The simplistic interpretation of this theorem which many people jump to is “machine learning is dead” since there can be no single learning algorithm which can solve all learning problems. This is the wrong way to think about it. In the real world, we do not care about the expectation over all possible sequences, but perhaps instead about some (weighted) expectation over the set of problems we actually encounter. It is enitrely possible that we can form a prediction algorithm with good performance over this set of problems.

This is one of the fundamental reasons why experiments are done in machine learning. If we want to access the set of problems we actually encounter, we must do this empirically. Although we must work with the world to understand what a good general-purpose learning algorithm is, quantifying how good the algorithm is may be difficult. In particular, performing well on the last 100 encountered learning problems may say nothing about performing well on the next encountered learning problem.

This is where induction comes in. It has been noted by Hume that there is no mathematical proof that the sun will rise tomorrow which does not rely on unverifiable assumptions about the world. Nevertheless, the belief in sunrise tomorrow is essentially universal. A good general purpose learning algorithm is similar to ‘sunrise’: we can’t prove that we will succeed on the next learning problem encountered, but nevertheless we might believe it for inductive reasons. And we might be right.

8/18/2005

SVM Adaptability

Tags: Papers,Reductions,structured jl@ 12:33 am

Several recent papers have shown that SVM-like optimizations can be used to handle several large family loss functions.

This is a good thing because it is implausible that the loss function imposed by the world can not be taken into account in the process of solving a prediction problem. Even people used to the hard-core Bayesian approach to learning often note that some approximations are almost inevitable in specifying a prior and/or integrating to achieve a posterior. Taking into account how the system will be evaluated can allow both computational effort and design effort to be focused so as to improve performance.

A current laundry list of capabilities includes:

  1. 2002 multiclass SVM including arbitrary cost matrices
  2. ICML 2003 Hidden Markov Models
  3. NIPS 2003 Markov Networks (see some discussion)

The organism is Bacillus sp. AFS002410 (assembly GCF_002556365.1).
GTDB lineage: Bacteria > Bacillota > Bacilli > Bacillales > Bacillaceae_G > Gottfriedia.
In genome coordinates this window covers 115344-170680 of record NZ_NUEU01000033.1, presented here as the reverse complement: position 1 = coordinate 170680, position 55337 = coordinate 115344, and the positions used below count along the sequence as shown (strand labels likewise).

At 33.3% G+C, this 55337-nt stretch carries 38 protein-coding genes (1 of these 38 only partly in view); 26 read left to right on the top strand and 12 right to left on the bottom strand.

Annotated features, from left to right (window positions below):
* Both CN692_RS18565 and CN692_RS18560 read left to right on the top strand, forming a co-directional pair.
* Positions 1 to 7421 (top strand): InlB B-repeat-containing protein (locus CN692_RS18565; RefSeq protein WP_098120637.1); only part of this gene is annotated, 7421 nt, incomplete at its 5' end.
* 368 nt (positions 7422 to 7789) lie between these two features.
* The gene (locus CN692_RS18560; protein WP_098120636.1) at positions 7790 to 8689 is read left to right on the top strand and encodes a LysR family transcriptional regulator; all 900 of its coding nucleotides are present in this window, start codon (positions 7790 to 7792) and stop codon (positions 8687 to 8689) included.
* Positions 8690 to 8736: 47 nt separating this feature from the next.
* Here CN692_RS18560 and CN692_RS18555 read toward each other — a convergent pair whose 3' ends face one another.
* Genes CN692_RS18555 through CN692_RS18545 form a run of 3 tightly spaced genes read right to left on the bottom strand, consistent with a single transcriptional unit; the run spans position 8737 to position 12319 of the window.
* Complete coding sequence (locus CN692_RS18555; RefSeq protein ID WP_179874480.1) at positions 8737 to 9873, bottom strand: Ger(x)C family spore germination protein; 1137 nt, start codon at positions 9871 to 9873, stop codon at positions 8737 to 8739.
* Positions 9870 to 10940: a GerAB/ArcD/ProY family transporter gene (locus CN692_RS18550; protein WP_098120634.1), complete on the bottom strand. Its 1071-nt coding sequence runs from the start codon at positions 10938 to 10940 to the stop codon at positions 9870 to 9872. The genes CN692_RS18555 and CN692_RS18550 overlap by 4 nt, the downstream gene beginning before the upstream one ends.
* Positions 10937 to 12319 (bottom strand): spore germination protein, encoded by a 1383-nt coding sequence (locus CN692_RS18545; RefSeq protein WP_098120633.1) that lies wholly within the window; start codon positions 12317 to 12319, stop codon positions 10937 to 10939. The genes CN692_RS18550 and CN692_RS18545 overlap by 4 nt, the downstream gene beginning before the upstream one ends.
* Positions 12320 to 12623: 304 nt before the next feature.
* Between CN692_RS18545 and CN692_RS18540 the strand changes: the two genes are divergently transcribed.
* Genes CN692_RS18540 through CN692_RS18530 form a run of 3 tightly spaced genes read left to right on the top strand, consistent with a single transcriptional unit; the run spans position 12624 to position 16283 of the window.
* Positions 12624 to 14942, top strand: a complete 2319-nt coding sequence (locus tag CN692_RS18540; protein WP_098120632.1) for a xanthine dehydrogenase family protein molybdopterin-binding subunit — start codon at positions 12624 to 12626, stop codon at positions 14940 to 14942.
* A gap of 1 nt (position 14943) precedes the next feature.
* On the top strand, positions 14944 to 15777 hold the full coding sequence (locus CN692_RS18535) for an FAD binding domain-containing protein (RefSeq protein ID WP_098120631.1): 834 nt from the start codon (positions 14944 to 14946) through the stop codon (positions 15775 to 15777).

4. EMNLP 2004 Context free grammars
  5. ICML 2004 Any loss (with much computation)
  6. ICML 2005 Any constrained linear prediction model (that’s my own name).
  7. ICML 2005 Any loss dependent on a contingency table

I am personally interested in how this relates to the learning reductions work which has similar goals, but works at a different abstraction level (the learning problem rather than algorithmic mechanism). The difference in abstraction implies that anything solvable by reduction should be solvable by a direct algorithmic mechanism. However, comparing and constrasting the results I know of it seems that what is solvable via reduction to classification versus what is solvable via direct SVM-like methods is currently incomparable.

  1. Can SVMs be tuned to directly solve (example dependent) cost sensitive classification? Obviously, they can be tuned indirectly via reduction, but it is easy to imagine more tractable direct optimizations.
  2. How efficiently can learning reductions be used to solve structured prediction problems? Structured prediction problems are instances of cost sensitive classification, but the regret transform efficiency which occurs when this embedding is done is too weak to be of interest.
  3. Are there any problems efficiently solvable by SVM-like algorithms which are not efficiently solvable via learning reductions?

8/11/2005

Why Manifold-Based Dimension Reduction Techniques?

Tags: Robots,Unsupervised jl@ 10:07 am

Manifold based dimension-reduction algorithms share the following general outline.

Given: a metric d() and a set of points S

  1. Construct a graph with a point in every node and every edge connecting to the node of one of the k-nearest neighbors. Associate with the edge a weight which is the distance between the points in the connected nodes.
  2. Digest the graph. This might include computing the shortest path between all points or figuring out how to linearly interpolate the point from it’s neighbors.
  3. Find a set of points in a low dimensional space which preserve the digested properties.